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Careers Clinic: How can I return to the industry after illness?

John Byrne. Photo: Catherine Usher John Byrne. Photo: Catherine Usher
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I know you sometimes answer queries from older actors who are coming back into the business, but my own situation is a bit different. I am also ‘returning to the industry’ but in the sense that I graduated from drama school just over three years ago then became ill almost immediately.

Until recently, I was regularly in and out of hospital so focusing on my career just wasn’t possible. My condition has finally stabilised, but I’m worried that I have now missed that period of being a ‘young graduate’, where a lot of opportunities lie. I’m aware that a whole new flood of fresh graduates will be entering the industry this year and, besides being younger, none of them will have that large, blank three-year gap on their CV.

I’ve been in contact with one or two agents just to see how the land lies, but so far I have had no replies. I’m wondering if going into more detail about my story might help. If not, what else would you suggest?

JOHN BYRNE’S ADVICE: I am sorry to hear about your health problems, but delighted to learn that you are ready to get back in the game.

I understand your feeling that you may have missed out, but, without disparaging what must have been a very stressful few years for you personally, do be aware that graduate careers don’t necessarily take off like a rocket once you leave drama school, even when unforeseen circumstances aren’t a factor. Yes, some students secure representation or work almost immediately, but many others will have a longer wait before their first paid work comes in.

Neither situation is necessarily related to talent or lack of it. It is just the way the industry works. A slower trickle of castings when starting out can have one upside if it motivates us to focus on generating our own work as well as getting a day job to pay the bills. Conversely, quite a few actors have had the opposite experience: an early flurry of back-to-back work and then an extended period of ‘resting’, with which they are often unprepared to cope.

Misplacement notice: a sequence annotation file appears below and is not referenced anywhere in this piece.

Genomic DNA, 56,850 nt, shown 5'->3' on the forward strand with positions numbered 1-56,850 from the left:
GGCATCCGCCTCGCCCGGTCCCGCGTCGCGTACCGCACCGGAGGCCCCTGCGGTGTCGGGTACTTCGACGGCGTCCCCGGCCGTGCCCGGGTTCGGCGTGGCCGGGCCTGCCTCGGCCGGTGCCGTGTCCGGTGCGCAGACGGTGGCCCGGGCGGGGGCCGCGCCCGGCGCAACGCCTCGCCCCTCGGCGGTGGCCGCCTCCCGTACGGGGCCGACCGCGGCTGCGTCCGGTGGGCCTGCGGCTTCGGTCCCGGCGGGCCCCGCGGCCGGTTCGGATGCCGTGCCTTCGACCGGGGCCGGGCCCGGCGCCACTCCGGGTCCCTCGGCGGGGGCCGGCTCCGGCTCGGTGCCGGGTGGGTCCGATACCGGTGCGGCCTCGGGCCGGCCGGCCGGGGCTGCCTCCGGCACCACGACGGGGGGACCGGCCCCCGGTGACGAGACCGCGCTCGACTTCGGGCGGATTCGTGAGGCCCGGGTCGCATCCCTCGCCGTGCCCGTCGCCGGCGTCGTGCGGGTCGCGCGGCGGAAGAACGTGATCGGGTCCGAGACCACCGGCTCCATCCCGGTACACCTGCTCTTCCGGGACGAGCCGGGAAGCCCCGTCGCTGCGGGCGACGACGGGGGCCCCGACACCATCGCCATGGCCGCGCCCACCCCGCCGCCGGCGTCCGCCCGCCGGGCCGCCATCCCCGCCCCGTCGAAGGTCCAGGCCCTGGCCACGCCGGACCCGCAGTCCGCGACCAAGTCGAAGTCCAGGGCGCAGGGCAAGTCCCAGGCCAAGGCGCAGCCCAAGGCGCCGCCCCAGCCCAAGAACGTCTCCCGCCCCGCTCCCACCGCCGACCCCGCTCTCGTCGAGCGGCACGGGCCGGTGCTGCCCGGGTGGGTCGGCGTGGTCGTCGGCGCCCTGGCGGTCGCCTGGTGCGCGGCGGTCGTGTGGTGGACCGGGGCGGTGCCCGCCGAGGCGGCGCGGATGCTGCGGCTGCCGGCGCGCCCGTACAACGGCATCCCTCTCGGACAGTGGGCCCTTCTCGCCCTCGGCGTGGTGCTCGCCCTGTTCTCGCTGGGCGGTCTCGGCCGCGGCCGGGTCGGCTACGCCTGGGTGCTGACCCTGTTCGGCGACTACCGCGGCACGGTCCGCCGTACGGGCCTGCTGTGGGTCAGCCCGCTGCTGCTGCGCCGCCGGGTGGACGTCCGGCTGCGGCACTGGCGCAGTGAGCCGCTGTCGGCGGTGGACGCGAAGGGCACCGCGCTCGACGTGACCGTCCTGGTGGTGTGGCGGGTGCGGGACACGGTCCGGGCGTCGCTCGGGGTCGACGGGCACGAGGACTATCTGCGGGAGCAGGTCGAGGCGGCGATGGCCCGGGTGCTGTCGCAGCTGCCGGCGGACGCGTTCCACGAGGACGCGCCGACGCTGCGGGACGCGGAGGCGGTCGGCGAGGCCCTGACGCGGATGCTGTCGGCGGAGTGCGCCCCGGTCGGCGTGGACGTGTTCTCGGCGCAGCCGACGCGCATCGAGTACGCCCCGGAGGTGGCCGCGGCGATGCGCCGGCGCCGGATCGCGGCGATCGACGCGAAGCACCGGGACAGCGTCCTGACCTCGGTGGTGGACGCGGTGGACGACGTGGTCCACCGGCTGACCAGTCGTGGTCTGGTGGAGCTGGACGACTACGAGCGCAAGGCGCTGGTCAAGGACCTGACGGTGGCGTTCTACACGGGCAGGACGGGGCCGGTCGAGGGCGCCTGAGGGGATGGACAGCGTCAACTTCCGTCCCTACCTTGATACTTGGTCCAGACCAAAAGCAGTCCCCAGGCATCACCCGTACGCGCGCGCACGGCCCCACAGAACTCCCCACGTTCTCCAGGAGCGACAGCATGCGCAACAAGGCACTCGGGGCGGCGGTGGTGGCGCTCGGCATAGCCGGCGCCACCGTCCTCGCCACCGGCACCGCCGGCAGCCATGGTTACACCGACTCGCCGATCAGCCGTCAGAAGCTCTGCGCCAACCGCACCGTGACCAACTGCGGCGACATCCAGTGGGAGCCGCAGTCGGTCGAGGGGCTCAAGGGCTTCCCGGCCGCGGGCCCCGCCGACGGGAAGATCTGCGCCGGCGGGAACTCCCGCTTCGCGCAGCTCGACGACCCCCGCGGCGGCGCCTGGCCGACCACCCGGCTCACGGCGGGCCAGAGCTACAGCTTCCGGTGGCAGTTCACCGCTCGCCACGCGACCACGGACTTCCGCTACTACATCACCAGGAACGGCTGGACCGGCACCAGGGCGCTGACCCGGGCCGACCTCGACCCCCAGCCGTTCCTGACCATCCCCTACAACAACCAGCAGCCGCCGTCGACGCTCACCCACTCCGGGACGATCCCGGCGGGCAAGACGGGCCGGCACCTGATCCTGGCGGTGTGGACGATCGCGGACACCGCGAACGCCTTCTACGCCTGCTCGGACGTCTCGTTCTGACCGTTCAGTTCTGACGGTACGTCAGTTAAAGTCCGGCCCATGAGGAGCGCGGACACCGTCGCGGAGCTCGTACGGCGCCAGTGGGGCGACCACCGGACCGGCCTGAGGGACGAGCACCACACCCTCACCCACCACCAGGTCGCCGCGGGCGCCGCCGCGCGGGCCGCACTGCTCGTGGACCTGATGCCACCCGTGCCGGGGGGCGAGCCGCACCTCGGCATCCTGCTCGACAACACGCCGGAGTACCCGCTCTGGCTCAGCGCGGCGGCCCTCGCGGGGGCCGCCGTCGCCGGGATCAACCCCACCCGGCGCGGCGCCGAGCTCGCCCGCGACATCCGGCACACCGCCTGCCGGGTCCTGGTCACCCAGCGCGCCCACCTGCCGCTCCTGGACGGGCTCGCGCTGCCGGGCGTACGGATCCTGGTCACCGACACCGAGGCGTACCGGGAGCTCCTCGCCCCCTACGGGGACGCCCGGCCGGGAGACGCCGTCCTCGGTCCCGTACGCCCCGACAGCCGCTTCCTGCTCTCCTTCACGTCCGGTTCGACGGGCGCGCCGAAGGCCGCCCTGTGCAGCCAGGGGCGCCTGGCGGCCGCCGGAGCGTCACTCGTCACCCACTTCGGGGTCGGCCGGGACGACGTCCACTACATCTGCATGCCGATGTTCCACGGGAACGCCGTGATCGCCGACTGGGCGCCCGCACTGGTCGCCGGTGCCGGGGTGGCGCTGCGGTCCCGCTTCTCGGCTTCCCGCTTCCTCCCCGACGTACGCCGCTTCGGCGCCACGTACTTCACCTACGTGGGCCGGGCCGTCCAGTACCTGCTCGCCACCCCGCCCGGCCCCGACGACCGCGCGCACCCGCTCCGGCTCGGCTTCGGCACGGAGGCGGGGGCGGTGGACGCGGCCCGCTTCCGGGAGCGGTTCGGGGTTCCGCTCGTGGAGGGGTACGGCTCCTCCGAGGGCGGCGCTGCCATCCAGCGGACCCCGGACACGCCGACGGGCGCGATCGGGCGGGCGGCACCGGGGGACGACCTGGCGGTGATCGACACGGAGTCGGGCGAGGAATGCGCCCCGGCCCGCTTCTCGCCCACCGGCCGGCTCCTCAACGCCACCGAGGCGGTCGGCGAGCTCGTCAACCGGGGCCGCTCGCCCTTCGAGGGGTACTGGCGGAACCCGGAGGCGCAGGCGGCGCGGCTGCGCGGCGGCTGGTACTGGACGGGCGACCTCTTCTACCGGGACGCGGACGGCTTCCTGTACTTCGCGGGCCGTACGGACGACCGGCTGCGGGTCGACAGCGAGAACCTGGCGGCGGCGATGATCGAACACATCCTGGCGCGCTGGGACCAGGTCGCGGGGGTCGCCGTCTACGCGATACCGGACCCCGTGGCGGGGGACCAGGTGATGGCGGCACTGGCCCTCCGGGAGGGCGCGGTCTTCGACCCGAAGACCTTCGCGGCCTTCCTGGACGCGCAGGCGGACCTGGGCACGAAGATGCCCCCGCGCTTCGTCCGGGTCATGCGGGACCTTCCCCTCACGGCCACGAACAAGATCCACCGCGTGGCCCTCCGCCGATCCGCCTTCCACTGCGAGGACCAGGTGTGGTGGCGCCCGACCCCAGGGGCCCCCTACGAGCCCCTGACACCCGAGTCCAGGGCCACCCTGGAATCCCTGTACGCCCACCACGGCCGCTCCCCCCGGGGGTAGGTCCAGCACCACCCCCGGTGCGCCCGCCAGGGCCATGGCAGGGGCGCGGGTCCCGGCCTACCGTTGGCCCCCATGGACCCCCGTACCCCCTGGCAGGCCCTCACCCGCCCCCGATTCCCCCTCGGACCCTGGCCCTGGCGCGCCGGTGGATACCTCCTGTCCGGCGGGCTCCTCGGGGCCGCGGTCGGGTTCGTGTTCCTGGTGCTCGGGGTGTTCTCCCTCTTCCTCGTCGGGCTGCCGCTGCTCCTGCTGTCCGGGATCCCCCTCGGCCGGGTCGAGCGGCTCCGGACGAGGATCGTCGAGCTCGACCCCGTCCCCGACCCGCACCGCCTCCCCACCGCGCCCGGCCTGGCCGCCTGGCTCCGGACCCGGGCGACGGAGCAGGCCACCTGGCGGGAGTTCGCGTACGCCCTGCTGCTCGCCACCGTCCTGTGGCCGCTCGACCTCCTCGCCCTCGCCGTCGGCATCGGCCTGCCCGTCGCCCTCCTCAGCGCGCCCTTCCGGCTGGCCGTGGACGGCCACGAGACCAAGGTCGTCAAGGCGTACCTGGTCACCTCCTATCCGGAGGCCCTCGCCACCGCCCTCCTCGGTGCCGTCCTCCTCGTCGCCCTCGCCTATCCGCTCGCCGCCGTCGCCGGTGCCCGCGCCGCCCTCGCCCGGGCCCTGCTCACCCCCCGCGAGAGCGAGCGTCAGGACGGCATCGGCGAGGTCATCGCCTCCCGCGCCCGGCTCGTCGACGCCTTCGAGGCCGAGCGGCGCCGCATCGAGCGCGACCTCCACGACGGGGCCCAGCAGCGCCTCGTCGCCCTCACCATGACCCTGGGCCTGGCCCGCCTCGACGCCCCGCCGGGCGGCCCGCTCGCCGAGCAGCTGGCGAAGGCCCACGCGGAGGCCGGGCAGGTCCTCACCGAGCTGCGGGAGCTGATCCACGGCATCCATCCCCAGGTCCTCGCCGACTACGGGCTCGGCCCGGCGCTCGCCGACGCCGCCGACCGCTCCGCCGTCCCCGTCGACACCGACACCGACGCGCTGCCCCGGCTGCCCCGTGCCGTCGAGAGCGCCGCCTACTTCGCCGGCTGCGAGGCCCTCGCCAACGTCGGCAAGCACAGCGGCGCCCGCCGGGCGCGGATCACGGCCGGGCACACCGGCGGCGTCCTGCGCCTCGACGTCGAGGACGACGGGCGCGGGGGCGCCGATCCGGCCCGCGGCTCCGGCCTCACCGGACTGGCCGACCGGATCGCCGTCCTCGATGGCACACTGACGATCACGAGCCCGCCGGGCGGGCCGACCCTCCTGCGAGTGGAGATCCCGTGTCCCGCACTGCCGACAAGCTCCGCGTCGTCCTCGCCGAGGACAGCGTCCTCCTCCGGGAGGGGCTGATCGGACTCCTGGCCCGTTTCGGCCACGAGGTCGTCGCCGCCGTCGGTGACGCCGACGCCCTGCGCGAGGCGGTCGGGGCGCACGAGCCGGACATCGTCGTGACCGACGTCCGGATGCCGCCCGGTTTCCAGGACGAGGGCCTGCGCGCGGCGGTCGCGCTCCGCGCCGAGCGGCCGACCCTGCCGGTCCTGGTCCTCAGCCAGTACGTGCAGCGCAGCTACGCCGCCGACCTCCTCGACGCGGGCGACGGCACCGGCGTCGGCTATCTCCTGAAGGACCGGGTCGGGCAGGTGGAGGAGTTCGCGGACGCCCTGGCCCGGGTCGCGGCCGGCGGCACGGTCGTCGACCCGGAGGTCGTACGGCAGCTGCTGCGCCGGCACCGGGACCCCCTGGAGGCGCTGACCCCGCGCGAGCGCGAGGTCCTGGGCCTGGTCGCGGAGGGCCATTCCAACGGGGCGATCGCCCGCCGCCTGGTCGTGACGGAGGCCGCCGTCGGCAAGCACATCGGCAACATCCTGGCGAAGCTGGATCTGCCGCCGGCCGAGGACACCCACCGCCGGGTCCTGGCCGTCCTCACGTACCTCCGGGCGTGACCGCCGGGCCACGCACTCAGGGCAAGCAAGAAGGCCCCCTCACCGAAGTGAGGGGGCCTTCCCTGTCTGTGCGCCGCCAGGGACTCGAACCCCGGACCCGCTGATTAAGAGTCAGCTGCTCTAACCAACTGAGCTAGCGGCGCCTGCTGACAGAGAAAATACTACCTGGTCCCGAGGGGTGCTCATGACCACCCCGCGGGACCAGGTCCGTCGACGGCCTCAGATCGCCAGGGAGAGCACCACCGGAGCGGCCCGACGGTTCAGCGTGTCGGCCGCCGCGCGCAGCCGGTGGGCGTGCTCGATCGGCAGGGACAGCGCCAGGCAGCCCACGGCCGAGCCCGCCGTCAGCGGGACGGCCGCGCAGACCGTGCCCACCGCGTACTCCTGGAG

It should be part of every decent drama school’s remit to provide support for recent graduates in or out of work. If you haven’t been in touch with your own school recently, you should definitely find out if they can help.

As for my own advice on the gap in your CV: nobody expects graduates to have lots of acting credits. You can certainly start working on filling the gap straight away via scratch nights, monologue showcases, student and independent projects. But when you do apply to agents, if you feel the need to explain the gap, please do it just in passing and without making the story the central plank of your application. The focus should always be on your talent and commitment. Once you can secure credits that show you are proactive and castable, the gap may not be worth mentioning at all.

With that in mind, I would recommend not chasing representation further until you have had a go at finding your own work, updated your headshots if you need to (there can sometimes be quite a lot of physical changes between the ages of 22 and 25) and sorted out your casting profiles.

If you haven’t been active as an actor in the past couple of years, a couple of refresher classes or some audition coaching might also be a good idea. That way, when you approach an agent, you will be giving them all the tools they need to be able to market you. That’s all they can ask from any actor, however recently they graduated.

Contact careers adviser John Byrne at dearjohn@thestage.co.uk or @dearjohnbyrne

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